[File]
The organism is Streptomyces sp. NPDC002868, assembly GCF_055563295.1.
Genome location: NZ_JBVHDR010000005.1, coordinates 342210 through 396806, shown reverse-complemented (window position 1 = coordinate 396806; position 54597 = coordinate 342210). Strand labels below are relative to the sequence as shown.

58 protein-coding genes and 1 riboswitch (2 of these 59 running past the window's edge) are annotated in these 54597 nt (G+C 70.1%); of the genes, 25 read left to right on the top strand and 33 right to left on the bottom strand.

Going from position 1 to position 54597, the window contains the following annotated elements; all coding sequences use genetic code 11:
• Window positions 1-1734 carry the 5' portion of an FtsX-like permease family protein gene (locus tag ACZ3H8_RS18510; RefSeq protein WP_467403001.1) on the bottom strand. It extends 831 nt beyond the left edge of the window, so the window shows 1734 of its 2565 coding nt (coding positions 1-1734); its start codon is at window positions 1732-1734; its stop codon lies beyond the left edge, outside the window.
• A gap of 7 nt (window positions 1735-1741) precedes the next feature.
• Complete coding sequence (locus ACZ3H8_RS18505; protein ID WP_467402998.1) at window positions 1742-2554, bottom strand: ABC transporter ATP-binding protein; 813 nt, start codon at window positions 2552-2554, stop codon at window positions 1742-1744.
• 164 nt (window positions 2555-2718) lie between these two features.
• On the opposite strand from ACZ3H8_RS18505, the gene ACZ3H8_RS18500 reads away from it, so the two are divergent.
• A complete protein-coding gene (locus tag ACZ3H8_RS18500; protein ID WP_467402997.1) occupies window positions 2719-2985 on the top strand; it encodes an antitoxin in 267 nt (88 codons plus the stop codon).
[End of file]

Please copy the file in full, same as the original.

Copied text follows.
The organism is Streptomyces sp. NPDC002868, assembly GCF_055563295.1.
Genome location: NZ_JBVHDR010000005.1, coordinates 342210 through 396806, shown reverse-complemented (window position 1 = coordinate 396806; position 54597 = coordinate 342210). Strand labels below are relative to the sequence as shown.

58 protein-coding genes and 1 riboswitch (2 of these 59 running past the window's edge) are annotated in these 54597 nt (G+C 70.1%); of the genes, 25 read left to right on the top strand and 33 right to left on the bottom strand.

Going from position 1 to position 54597, the window contains the following annotated elements; all coding sequences use genetic code 11:
• Window positions 1-1734 carry the 5' portion of an FtsX-like permease family protein gene (locus tag ACZ3H8_RS18510; RefSeq protein WP_467403001.1) on the bottom strand. It extends 831 nt beyond the left edge of the window, so the window shows 1734 of its 2565 coding nt (coding positions 1-1734); its start codon is at window positions 1732-1734; its stop codon lies beyond the left edge, outside the window.
• A gap of 7 nt (window positions 1735-1741) precedes the next feature.
• Complete coding sequence (locus ACZ3H8_RS18505; protein ID WP_467402998.1) at window positions 1742-2554, bottom strand: ABC transporter ATP-binding protein; 813 nt, start codon at window positions 2552-2554, stop codon at window positions 1742-1744.
• 164 nt (window positions 2555-2718) lie between these two features.
• On the opposite strand from ACZ3H8_RS18505, the gene ACZ3H8_RS18500 reads away from it, so the two are divergent.
• A complete protein-coding gene (locus tag ACZ3H8_RS18500; protein ID WP_467402997.1) occupies window positions 2719-2985 on the top strand; it encodes an antitoxin in 267 nt (88 codons plus the stop codon).